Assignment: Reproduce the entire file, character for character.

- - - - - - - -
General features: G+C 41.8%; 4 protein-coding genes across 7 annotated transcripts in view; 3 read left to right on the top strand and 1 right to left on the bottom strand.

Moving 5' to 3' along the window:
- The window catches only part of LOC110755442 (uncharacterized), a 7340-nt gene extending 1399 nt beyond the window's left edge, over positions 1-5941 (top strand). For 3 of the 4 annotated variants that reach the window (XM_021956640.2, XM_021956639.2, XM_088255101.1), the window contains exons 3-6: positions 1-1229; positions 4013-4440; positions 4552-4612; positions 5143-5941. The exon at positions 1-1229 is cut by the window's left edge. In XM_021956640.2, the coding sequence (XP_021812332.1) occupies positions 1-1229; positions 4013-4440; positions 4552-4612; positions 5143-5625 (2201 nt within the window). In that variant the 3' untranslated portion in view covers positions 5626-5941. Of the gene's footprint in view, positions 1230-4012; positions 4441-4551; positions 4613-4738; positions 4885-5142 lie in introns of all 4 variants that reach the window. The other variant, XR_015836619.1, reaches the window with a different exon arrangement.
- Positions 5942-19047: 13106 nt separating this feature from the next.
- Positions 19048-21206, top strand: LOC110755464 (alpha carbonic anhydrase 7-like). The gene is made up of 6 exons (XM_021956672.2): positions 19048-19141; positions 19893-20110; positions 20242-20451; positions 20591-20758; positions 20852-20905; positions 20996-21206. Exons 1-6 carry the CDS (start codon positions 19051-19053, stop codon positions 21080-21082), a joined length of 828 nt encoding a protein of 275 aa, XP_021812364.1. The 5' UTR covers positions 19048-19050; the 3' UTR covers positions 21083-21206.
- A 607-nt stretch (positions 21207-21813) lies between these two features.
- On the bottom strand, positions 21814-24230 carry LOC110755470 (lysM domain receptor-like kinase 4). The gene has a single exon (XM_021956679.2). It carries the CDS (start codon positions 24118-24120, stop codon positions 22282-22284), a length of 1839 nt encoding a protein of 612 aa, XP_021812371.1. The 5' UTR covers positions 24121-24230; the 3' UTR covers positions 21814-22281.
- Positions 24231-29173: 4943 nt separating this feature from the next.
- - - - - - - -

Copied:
General features: G+C 41.8%; 4 protein-coding genes across 7 annotated transcripts in view; 3 read left to right on the top strand and 1 right to left on the bottom strand.

Moving 5' to 3' along the window:
- The window catches only part of LOC110755442 (uncharacterized), a 7340-nt gene extending 1399 nt beyond the window's left edge, over positions 1-5941 (top strand). For 3 of the 4 annotated variants that reach the window (XM_021956640.2, XM_021956639.2, XM_088255101.1), the window contains exons 3-6: positions 1-1229; positions 4013-4440; positions 4552-4612; positions 5143-5941. The exon at positions 1-1229 is cut by the window's left edge. In XM_021956640.2, the coding sequence (XP_021812332.1) occupies positions 1-1229; positions 4013-4440; positions 4552-4612; positions 5143-5625 (2201 nt within the window). In that variant the 3' untranslated portion in view covers positions 5626-5941. Of the gene's footprint in view, positions 1230-4012; positions 4441-4551; positions 4613-4738; positions 4885-5142 lie in introns of all 4 variants that reach the window. The other variant, XR_015836619.1, reaches the window with a different exon arrangement.
- Positions 5942-19047: 13106 nt separating this feature from the next.
- Positions 19048-21206, top strand: LOC110755464 (alpha carbonic anhydrase 7-like). The gene is made up of 6 exons (XM_021956672.2): positions 19048-19141; positions 19893-20110; positions 20242-20451; positions 20591-20758; positions 20852-20905; positions 20996-21206. Exons 1-6 carry the CDS (start codon positions 19051-19053, stop codon positions 21080-21082), a joined length of 828 nt encoding a protein of 275 aa, XP_021812364.1. The 5' UTR covers positions 19048-19050; the 3' UTR covers positions 21083-21206.
- A 607-nt stretch (positions 21207-21813) lies between these two features.
- On the bottom strand, positions 21814-24230 carry LOC110755470 (lysM domain receptor-like kinase 4). The gene has a single exon (XM_021956679.2). It carries the CDS (start codon positions 24118-24120, stop codon positions 22282-22284), a length of 1839 nt encoding a protein of 612 aa, XP_021812371.1. The 5' UTR covers positions 24121-24230; the 3' UTR covers positions 21814-22281.
- Positions 24231-29173: 4943 nt separating this feature from the next.